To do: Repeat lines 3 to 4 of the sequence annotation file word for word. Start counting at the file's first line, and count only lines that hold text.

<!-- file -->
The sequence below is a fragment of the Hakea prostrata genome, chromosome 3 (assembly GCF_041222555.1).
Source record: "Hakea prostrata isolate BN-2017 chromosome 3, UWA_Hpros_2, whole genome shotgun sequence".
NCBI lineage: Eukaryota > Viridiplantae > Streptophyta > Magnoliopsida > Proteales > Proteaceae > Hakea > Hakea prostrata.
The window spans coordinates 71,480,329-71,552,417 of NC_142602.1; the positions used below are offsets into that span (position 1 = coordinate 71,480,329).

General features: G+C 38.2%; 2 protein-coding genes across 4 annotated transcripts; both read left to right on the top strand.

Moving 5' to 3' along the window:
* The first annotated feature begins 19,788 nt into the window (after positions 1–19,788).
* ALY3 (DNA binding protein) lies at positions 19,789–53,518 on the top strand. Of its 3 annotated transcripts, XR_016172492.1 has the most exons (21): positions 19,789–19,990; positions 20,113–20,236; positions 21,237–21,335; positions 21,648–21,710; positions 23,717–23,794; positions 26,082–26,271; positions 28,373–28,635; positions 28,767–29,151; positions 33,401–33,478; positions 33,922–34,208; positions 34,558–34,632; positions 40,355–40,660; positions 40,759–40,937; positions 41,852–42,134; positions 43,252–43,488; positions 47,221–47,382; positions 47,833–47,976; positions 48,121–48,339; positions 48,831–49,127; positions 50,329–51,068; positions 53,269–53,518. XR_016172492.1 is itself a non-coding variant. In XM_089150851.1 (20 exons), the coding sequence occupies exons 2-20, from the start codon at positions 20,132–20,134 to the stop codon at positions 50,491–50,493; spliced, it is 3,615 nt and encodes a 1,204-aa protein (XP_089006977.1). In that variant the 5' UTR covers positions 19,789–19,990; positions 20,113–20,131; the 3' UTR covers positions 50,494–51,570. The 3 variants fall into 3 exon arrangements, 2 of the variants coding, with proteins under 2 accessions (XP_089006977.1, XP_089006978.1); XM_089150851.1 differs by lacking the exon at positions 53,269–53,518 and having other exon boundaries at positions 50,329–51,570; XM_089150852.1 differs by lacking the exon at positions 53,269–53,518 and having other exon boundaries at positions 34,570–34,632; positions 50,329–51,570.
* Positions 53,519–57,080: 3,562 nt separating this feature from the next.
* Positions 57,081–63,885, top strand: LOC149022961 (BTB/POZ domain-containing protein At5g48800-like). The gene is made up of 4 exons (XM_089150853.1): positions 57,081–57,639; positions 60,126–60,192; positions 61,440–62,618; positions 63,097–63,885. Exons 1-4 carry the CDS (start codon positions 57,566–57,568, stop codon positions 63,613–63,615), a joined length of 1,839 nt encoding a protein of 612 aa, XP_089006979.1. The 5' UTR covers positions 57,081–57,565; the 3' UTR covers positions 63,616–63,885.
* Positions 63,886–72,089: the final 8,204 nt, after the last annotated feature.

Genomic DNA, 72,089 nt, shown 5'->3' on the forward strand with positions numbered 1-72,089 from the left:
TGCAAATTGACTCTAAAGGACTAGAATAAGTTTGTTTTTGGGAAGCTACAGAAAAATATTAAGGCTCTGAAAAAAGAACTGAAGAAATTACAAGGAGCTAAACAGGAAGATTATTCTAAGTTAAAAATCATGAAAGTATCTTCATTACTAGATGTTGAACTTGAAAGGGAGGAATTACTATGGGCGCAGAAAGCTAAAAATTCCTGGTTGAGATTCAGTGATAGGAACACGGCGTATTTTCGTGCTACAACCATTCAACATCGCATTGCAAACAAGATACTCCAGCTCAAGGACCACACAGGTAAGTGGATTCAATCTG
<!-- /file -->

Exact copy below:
NCBI lineage: Eukaryota > Viridiplantae > Streptophyta > Magnoliopsida > Proteales > Proteaceae > Hakea > Hakea prostrata.
The window spans coordinates 71,480,329-71,552,417 of NC_142602.1; the positions used below are offsets into that span (position 1 = coordinate 71,480,329).